Jonny Bairstow’s rapid century joins list of great fourth-innings contributions


Jonny Bairstow produced one of the great fourth-innings knocks to guide England to a memorable series-winning victory over New Zealand in the second Test at Trent Bridge.

The Yorkshire batter smashed 136 runs from just 92 balls with 14 fours and seven sixes to take the game away from the Kiwis in a thrilling final-session attack on the last day.

Bairstow’s brutal effort was the second-fastest Test century by an England player in terms of balls faced, just short of breaking a 120-year-old record. Bairstow reached three figures from 77 balls, one delivery slower than Gilbert Jessop against Australia in 1902.

Here, the PA news agency looks at some other great fourth-innings performances.

Ben Stokes, 135 not out (v Australia, August 2019)

Ben Stokes stunned Australia at Headingley (Mike Egerton/PA)

(PA Archive)

Stokes single-handedly kept an Ashes series alive three years ago with a memorable, career-defining performance at Headingley. In one of the greatest innings ever played by an Englishman, Stokes held his nerve under intense pressure to steer his side to an unlikely one-wicket win. England still needed 73 when Stokes was joined by last-man Jack Leach and defeat seemed inevitable. Yet he refused to throw in the towel and launched an astonishing counter-attack. With Leach holding firm at the other end – although he survived a scare when Nathan Lyon dramatically fumbled a run-out chance – England made it home against a shellshocked Australia.

With his captaincy on the line and facing one of the all-time great bowling attacks in Glenn McGrath, Jason Gillespie, Shane Warne and Stuart MacGill, the flamboyant left-hander delivered a virtuoso display. Set 308 in Bridgetown, the Windies were teetering on 91 for four and then 105 for five, and even Lara’s defiance looked to be in vain when they later lurched to 248 for eight. But Curtly Ambrose and Courtney Walsh hung around long enough for Lara, whose innings included 19 fours and a six, to get the Windies home.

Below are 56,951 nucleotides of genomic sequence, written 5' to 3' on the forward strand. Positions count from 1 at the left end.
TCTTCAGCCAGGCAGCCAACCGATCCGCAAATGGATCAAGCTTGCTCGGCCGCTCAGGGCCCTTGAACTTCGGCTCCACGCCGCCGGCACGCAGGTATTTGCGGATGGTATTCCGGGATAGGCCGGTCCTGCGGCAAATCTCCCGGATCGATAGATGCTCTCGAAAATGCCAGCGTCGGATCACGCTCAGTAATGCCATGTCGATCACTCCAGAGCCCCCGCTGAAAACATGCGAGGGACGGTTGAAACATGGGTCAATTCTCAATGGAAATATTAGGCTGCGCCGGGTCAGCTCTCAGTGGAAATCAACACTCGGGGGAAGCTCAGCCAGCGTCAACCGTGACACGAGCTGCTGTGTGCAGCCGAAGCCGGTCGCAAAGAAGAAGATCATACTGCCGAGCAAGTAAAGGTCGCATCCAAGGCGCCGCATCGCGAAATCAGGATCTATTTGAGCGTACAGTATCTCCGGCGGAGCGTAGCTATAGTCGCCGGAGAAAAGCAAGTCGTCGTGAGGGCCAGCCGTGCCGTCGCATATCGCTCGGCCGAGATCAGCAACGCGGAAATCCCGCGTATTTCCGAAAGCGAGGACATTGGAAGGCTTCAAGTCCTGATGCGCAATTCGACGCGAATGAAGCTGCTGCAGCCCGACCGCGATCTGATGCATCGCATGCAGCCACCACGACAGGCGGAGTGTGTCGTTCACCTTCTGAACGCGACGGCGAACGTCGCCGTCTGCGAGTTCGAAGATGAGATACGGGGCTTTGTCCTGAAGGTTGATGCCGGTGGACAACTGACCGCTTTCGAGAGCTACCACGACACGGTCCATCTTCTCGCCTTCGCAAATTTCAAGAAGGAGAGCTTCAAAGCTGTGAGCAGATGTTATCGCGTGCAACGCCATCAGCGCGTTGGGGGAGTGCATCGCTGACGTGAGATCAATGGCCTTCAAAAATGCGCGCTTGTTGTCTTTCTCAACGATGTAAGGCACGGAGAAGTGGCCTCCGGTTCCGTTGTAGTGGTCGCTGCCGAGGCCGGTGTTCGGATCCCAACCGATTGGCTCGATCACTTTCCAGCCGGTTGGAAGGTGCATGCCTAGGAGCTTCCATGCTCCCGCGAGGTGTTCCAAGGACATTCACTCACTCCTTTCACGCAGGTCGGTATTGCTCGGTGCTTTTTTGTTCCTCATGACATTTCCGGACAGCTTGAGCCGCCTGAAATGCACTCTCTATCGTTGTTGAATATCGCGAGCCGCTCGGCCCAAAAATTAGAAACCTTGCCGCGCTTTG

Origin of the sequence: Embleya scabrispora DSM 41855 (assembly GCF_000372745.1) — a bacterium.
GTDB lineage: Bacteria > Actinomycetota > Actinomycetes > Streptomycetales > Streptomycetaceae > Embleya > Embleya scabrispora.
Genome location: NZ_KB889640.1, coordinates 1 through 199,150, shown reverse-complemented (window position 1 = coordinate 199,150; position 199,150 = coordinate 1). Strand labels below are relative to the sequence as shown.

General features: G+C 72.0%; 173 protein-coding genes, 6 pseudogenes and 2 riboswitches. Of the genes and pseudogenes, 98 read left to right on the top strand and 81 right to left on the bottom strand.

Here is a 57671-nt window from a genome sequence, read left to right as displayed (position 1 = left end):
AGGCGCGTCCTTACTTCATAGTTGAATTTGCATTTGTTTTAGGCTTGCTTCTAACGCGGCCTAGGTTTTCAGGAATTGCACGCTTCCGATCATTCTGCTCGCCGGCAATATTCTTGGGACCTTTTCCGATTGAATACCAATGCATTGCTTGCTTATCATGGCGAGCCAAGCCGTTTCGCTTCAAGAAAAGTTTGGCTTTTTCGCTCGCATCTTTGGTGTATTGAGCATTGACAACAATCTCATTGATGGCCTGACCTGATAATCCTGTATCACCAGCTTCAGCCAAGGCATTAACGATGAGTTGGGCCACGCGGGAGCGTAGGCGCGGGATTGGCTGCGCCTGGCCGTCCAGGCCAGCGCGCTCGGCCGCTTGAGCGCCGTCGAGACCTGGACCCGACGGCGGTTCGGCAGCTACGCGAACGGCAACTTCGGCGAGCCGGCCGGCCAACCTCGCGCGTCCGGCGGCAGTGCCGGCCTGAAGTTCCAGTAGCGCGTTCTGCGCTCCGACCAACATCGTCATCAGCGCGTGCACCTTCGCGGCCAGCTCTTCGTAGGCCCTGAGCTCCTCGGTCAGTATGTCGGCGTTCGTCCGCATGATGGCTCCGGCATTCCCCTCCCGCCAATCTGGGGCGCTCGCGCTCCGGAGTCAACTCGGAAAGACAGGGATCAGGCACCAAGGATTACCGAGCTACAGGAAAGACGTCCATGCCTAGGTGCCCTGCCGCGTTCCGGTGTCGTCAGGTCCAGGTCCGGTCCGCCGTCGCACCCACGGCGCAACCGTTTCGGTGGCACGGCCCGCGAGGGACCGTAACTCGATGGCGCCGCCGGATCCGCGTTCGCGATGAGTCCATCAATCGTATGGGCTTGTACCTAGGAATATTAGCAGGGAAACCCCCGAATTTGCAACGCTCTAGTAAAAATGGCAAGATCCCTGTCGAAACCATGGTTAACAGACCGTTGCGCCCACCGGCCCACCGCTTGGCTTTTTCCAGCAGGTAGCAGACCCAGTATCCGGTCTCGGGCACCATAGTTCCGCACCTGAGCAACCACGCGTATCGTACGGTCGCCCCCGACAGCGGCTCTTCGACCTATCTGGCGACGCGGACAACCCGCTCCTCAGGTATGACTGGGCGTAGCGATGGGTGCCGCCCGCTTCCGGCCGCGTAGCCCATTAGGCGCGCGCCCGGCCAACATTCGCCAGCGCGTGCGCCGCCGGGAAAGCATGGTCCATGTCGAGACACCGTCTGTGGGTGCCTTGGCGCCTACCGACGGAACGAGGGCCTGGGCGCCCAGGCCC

Inzamam-ul-Haq, 138 not out (v Bangladesh, September 2003)

Inzamam-ul-Haq defied Bangladesh (PA Archive)

(PA Archive)

Test newcomers Bangladesh had their sights trained on a historic first victory in Multan after reducing Pakistan to 132 for six in pursuit of 261. Inzamam had other ideas, though, protecting the strike as partners came and went in a 232-ball innings containing 20 fours and one six. He almost made himself the object of vilification after running out Umal Gul with four still required to expose last man Yasir Ali but was able to hold his nerve as Bangladesh were edged out by one wicket.

Ricky Ponting, 118 not out (v Bangladesh, April 2006)

Ricky Ponting was a fine performer under pressure (PA Archive)

(PA Archive)

Having only secured a first-ever Test win a year earlier, the Tigers were daring to dream when they set an Australia side containing several giants of the game 307 for victory in Fatullah. The tourists seemed to be sailing on 173 for one as Matthew Hayden (72) and Ponting combined for a century stand but they then wobbled to 277 for seven. The one batsman who was irremovable though was the Australia captain, who shepherded his side to a three-wicket win thanks to a bravura innings containing 13 fours.

Kusal Perera, 153 not out (v South Africa, February 2019)

Stokes’ heroic effort was not the only brilliant fourth-innings knock that year. Like the England all-rounder, Perera was faced with seemingly insurmountable odds when Sri Lanka were reduced to 226 for nine in pursuit of 304 in Durban but he rose to the occasion in spectacular fashion. His innings contained 12 fours and five sixes while he took the lion’s share of the strike for his union alongside Vishwa Fernando, contributing 67 towards the highest last-wicket partnership of a successful fourth-innings chase.

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